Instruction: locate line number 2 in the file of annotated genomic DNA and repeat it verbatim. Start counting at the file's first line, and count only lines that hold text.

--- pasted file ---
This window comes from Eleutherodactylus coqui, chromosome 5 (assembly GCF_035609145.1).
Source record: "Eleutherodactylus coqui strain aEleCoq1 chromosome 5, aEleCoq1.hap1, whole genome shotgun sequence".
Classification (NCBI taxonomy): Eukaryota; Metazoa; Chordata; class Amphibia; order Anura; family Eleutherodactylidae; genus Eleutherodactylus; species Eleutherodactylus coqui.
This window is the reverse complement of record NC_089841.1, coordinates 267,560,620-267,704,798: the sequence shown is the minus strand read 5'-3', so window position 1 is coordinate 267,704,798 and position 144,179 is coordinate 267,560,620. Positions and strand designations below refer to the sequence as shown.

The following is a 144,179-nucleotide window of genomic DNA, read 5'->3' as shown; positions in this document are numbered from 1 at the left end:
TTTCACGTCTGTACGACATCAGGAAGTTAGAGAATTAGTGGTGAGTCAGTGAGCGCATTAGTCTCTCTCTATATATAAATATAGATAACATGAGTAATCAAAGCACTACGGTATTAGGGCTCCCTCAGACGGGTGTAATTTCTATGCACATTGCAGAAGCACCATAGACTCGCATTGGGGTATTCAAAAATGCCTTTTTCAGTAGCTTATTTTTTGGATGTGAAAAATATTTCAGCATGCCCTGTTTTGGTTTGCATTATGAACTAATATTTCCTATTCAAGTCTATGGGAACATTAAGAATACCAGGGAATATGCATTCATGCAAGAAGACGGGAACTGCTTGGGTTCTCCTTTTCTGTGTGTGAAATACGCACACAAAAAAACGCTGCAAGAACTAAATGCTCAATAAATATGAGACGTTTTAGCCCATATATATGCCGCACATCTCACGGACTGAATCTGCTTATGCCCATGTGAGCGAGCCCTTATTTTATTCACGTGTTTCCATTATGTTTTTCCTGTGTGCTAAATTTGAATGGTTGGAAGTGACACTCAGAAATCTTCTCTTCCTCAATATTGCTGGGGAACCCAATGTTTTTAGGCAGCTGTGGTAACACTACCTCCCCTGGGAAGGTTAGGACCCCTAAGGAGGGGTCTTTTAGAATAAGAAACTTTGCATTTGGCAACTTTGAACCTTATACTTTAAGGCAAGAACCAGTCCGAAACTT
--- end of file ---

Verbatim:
Source record: "Eleutherodactylus coqui strain aEleCoq1 chromosome 5, aEleCoq1.hap1, whole genome shotgun sequence".